It’s the beginning of a new year, so what best to celebrate the new by honouring what’s past! We compile all of the songs we thought were excellent this year from our Malaysian scene.
We’ve seen a lot happen in the music scene this year, with the smell of indie renaissance in the air and the local reclamation of trap rap taking all we know from our influences while making it ours. More than that we have crispy dream pop and tons of other creatives just making their own sound; breaking every mold. Sometimes it’s not more than just making catchy tunes, it’s also about finding out how much we can push in music to come up with something new. Although the classics can be so impactful and inspirational too, that we can’t simply neglect the familiar.
It gets complicated sometimes but a lot is taken into consideration, like the impact a song has on the genre, the vibe, etc, but it all comes to down to personal taste at the end of the day. Here’s our Tracks of the Year!
It’s been a banner year for Malaysian emo punk, but Spooky Wet Dreams track feels like the most seasonal, topical with it’s terse, honest criticism of our society. And it’s just Spooky with their classic pop rage and anthemic riffs again, so what’s not to love!
Retro-futuristic pop funk band The Peachskins released an EP in January, that should have gotten more recognition than it did. It’s adequately cheesy in its lovesick lyricism and really an optimistic hint to what the Malaysian music scene brought to us in 2017, a cry for future sounds and an homage to the old and familiar.
Supergroup Toko Kilat stands out with Nahas as one of those tracks that oozes cool-ness and alternative suaveness that gives it an almost enduring symbol that Malay indie is not dead. In fact, it’s live and kicking.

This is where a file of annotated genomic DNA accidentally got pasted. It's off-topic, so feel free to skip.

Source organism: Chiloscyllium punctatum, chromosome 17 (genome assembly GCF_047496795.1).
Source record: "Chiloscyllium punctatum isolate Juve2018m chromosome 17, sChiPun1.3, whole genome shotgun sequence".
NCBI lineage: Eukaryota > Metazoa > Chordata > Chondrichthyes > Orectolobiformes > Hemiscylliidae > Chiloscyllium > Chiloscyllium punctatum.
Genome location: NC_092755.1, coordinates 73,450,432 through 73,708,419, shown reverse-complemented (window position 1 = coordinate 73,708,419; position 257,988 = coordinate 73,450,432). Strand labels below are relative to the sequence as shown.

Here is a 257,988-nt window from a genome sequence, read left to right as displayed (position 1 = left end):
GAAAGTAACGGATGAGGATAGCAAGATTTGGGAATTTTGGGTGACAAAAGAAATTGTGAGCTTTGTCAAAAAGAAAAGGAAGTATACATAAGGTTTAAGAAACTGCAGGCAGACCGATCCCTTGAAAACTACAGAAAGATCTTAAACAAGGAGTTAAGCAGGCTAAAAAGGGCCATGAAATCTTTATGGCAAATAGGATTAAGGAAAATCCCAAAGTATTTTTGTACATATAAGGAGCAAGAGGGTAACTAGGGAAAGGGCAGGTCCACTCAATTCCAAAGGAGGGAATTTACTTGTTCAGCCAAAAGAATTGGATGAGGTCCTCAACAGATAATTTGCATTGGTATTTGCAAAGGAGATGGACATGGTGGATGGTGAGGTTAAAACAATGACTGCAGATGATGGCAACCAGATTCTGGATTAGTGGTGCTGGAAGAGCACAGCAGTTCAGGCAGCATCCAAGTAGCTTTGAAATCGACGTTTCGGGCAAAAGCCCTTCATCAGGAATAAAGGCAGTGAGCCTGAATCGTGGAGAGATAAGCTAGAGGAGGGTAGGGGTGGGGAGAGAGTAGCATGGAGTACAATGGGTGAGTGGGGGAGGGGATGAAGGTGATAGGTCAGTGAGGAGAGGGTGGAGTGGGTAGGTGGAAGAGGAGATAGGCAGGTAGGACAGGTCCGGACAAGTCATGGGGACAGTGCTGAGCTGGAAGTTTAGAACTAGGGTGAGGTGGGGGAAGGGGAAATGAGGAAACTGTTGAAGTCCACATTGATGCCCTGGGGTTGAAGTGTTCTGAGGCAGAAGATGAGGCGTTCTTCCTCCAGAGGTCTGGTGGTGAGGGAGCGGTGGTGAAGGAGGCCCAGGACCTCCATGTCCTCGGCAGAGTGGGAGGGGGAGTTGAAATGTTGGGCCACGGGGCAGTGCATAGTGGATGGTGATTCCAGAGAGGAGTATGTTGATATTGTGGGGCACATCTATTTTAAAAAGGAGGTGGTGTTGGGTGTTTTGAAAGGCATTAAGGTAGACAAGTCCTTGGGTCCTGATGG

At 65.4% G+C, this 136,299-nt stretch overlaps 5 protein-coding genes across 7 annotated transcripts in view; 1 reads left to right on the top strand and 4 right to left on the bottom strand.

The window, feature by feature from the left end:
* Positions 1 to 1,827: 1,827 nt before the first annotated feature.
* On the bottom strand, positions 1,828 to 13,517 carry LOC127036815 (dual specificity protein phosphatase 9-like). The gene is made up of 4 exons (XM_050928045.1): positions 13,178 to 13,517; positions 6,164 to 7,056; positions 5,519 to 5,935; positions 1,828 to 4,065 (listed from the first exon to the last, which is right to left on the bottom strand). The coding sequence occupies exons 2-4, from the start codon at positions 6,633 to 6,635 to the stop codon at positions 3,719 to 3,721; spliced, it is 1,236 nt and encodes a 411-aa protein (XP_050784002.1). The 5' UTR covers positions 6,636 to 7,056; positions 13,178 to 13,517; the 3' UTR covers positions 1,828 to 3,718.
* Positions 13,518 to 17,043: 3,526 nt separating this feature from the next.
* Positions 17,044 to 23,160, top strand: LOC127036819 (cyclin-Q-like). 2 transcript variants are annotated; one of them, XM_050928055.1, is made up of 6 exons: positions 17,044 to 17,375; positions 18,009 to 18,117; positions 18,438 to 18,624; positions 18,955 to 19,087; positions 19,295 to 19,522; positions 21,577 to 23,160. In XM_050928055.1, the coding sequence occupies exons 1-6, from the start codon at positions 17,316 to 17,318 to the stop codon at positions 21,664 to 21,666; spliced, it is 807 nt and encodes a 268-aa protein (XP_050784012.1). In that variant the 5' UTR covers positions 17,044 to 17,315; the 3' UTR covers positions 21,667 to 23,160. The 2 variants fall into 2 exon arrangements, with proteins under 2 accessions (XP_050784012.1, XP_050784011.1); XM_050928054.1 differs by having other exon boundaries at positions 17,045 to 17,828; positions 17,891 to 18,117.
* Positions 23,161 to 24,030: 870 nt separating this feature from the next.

Dancehall beats, smooth electronic productions by Kuizz Shah, and a subject matter that makes it the landmark of her album Young Adults, Bil Musa finds her identity and escapes the bedroom acoustic typecast she was caught in for a long time. Also a timely anthem for the youth having to carry the millenial label with disdain, constantly disproving stereotypes of entitlement and laziness. No more excuses!
Hiao is the epitome of how Soundcloud rappers and producers can just come at you with that ambush, pleasantly surprising you out of nowhere. It makes it even more impressive that this track came out in freaking December, and we can’t get this sensual yet chilled out flow out of our heads. Everybody learned a little bit of Hokkien listening to this, and all the Hokkien speakers with nonchalant seductress qualities rejoice.
Youth Portal has been one of the staples of Malaysian dreampop for the past few years or so, and they have established their mark yet again with a floaty, simple song about breakfasts you wish would last forever.
It’s a great toss-up between two songs from Zamaera, since she released two bangers this year, Wanita being the other one. But Helly Kelly as Zamaera’s debut this year takes the slightly bigger piece of the cake, bringing back firey disses back to Malaysian rap, with an incomparable aggressive flow.
Sugar Shrill‘s brand of kawaii electronica is incomparable to any other local producer at the moment, and Bleach is them at their quintessential eccentric, but fast-paced. It’s club-worthy, but is also creatively mixed saving it from any second of boredom. Sugar Shrill makes the Cash Me Outside girl slightly tolerable. Bleach is definitely one of the most memorable dance tracks in Malaysia this year, even if it did end up lost in the saturated world of Soundcloud.
MonoloQue’s album ‘Jangan Puja Sampai Kecewa’ continues their experimental Nusantara legacy in its themes and also musicality. Although Loque’s singing voice is distinct in its raspy lamentations and always rings out in all of his songs, each song has a different level of production, experimentation and instrumentation that keeps the album alive. From the soaring harmonies of Ringgit to soft almost-ballads like Abah. But Slagi Ada Waktu captures the essence of Loque the best in how it conveys spirituality with all of its vulnerability and rawness.